Russ, Thank you for your post. I just returned my 27" iMac after 3 days of trying to get through the LED headaches. I was confused because I have a 24" iMac that doesn't cause these intense headaches, although it caused mild headaches for the first few weeks of use. I learned that the 24" monitor uses CCFL while all new iMacs use the LED. I have known for 30 years that I get headaches from the florescent lights that are used in most commercial buildings, so if you are sensitive to florescent bulbs, you may also be sensitive to LED backlit screens. I'm bummed, because I love my iMac 24". I'm hoping that if enough people have this problem, Apple with revert to the CCFL technology, or find something even better without the flicker problem.
I have had my new imac i5 27 inch for nearly 2 weeks now and the head aches are pushing my eyes of of their sockets and I have and have always had perfect 20/20 vision.
I get headaches after just 20 mins of use.
I have until tomorrow to decide if to return the machine but some people say your eyes adjust.
It's my fist apple machine and I love the OS, keyboard, mouse, software shame I can't look at the screen.....what to do???????
I spent a few days with the new 27" iMac and my eyes just did not adjust. They would tear and I'd feel them become strained immediately. I went back to my 30" ACD. The iMac is a great machine, but just not for me. There is no way I'll buy one of these backlit LED displays or iMacs. Unfortunately, this means somewhere down the road I'll have to look elsewhere.
I see why Apple uses these displays. They look brilliant and I'm sure it helps sell machines. It just wasn't for me.
I switched from MBP15 to the 17" one about 3 weeks ago...
since i started using i started getting eyes strain, my eyes feels tired and they burn...
I am thinking it might be the glossy finish but am not sure....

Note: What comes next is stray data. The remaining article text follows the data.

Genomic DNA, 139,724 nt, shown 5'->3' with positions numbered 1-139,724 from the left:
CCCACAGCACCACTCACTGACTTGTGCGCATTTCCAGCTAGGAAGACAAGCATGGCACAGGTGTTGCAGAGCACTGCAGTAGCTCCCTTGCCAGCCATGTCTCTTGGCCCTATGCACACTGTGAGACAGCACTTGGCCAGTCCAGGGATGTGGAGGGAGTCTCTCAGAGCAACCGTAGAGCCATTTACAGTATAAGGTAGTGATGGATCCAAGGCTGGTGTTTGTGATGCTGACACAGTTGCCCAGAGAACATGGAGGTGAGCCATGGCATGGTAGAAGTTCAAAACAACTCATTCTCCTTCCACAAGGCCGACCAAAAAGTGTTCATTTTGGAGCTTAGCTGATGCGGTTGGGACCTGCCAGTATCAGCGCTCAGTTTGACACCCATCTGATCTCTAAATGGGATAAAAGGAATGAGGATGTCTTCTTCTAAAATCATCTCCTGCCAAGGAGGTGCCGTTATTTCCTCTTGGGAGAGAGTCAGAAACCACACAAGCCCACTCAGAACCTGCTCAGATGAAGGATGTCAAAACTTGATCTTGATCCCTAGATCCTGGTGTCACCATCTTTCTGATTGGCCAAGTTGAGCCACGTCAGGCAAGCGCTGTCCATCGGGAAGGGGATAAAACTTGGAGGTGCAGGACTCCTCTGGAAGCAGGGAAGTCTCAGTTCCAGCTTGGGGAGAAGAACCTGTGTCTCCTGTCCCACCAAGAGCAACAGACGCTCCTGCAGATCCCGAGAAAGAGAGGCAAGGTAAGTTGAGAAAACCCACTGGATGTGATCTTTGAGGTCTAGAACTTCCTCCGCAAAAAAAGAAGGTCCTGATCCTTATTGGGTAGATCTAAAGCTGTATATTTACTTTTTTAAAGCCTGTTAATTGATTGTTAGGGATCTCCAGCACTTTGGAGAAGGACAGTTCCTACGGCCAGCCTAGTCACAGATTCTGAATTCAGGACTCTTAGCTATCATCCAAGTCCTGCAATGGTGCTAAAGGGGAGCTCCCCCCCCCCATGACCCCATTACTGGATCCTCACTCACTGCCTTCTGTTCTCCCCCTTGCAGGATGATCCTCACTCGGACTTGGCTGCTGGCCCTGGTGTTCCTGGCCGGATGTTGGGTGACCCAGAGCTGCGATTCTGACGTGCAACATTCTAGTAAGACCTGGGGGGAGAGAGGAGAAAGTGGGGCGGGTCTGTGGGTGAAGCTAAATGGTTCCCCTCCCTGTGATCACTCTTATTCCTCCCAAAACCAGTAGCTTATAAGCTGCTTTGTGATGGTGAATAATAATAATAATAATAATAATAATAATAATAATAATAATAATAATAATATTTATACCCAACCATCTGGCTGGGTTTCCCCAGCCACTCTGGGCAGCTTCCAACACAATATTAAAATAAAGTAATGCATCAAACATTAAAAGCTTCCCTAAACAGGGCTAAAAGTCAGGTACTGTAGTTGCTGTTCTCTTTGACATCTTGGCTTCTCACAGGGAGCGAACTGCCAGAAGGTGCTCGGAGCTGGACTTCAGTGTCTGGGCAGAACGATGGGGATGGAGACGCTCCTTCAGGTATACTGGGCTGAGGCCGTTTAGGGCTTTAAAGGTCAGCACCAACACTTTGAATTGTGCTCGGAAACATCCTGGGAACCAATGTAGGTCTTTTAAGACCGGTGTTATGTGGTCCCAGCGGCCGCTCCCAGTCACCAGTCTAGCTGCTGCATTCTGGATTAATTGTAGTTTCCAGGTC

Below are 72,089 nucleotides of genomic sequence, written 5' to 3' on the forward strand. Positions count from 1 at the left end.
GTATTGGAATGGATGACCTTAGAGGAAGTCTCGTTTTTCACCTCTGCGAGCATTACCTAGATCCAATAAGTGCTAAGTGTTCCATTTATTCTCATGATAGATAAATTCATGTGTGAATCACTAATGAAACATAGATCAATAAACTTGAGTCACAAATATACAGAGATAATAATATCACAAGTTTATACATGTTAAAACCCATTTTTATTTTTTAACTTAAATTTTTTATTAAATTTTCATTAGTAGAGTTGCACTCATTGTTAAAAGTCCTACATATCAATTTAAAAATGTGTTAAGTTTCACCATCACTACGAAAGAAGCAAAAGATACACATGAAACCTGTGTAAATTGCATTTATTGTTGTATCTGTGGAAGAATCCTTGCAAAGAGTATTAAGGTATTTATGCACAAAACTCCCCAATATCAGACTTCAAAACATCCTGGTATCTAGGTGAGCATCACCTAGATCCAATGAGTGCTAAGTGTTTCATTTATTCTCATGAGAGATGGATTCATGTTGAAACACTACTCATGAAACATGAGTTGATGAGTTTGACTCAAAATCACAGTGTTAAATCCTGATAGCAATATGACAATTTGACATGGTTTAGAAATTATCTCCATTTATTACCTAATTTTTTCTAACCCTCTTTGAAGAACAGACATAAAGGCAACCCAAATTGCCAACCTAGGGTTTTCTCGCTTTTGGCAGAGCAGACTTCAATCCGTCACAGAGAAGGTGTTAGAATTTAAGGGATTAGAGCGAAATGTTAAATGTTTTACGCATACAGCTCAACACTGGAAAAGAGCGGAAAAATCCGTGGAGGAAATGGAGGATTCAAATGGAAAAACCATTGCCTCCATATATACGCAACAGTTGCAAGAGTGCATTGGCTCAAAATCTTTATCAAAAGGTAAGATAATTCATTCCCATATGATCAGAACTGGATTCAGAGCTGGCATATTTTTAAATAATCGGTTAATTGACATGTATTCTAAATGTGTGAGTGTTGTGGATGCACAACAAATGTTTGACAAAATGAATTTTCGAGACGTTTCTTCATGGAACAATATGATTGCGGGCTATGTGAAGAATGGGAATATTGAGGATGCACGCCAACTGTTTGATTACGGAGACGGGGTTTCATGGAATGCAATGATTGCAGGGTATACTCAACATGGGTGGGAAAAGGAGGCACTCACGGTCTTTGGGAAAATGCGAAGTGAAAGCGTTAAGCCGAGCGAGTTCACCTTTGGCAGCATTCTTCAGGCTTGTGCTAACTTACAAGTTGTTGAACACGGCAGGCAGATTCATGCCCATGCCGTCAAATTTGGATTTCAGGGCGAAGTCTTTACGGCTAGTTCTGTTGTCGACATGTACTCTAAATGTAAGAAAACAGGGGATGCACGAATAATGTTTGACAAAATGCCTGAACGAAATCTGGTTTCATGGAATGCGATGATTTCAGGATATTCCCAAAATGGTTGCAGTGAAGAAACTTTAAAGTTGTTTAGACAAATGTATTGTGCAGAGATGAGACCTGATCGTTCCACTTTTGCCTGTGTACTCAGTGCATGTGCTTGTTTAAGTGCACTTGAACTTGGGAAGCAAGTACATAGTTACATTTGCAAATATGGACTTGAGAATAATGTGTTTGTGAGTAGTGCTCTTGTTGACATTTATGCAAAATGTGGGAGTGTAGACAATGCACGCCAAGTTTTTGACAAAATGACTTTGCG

anyone tried changing to Matte and got any better?
it is disappointing as i use my laptop for long hours...
am not sure,... go matte.. or it won't make a difference...
Hi folks. I am having the same problems and have a few questions. I just purchased a 21" iMAC and after a couple weeks of trying to adjust, it has left me with severely strained eyes. It feels like my distance vision has been impacted a bit, but the headaches and soreness are horrible. Oddly enough, I have a 15"mbp that I have had for a few months without much problem, but that is used solely at home int he evenings and much more casually than my work computer. Unfortunately, I spent the past month trying to adapt and am out of the return window
Onto the questions -
1. When do the headaches and blurriness actually go away? Is there anything that can be done to make the symptoms go away.
2. I read about the films people tried, but never saw a follow-up. Do the films work? Does anything work?
3. Are there any reasonable sites that I could attempt to sell my imac? Since I am into day 32/33 I cannot return, but I simply cannot keep working on it either....sometimes I guess it is best to cut my losses.....
Thanks for the help,
Hi. It's a little weird since I'm not a mac user (although my parents used to own one about 15 years ago) but I did want to change to mac this year and I've noticed that both macbook and MBP has been changed to LED backlighting. I think there were people with doubts about whether the LED is causing all the eye problems and headaches. From the symptoms I've heard and from what I've experienced, it's definately the LED.
The fact that all the computers were now LED disappointed me greatly. I made a very bad choice 2 years ago on buying a Sony VAIO with LED lighting. I had no idea at the time what I was getting into. I mean, if you look at it with a bunch of LCD lightings it stands out considerably with all the bright, rich colors that made all the other laptops frown. But I didn't know that it was going make my eyes suffer so much. It's been 2 years but it's taken me more than 1.5 years to "get used to" it although still strains and hurts my eyes and I have to say I HATE that laptop. I prefer using a different computer with LCD. My parents have a different laptop that is LCD and it has never been a pain in the *** like LED.
Anyways, I'm sad to say I couldn't switch to mac... and I hope they don't keep adding more LED screens on their other products and go back to LCD.
Message was edited by: EngBreakfast